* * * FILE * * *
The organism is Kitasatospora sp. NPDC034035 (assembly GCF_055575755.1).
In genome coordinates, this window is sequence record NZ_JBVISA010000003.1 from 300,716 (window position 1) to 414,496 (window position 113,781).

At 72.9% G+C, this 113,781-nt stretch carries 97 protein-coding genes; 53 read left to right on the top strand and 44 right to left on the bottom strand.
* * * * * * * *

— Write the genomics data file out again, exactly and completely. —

The organism is Kitasatospora sp. NPDC034035 (assembly GCF_055575755.1).
In genome coordinates, this window is sequence record NZ_JBVISA010000003.1 from 300,716 (window position 1) to 414,496 (window position 113,781).

At 72.9% G+C, this 113,781-nt stretch carries 97 protein-coding genes; 53 read left to right on the top strand and 44 right to left on the bottom strand.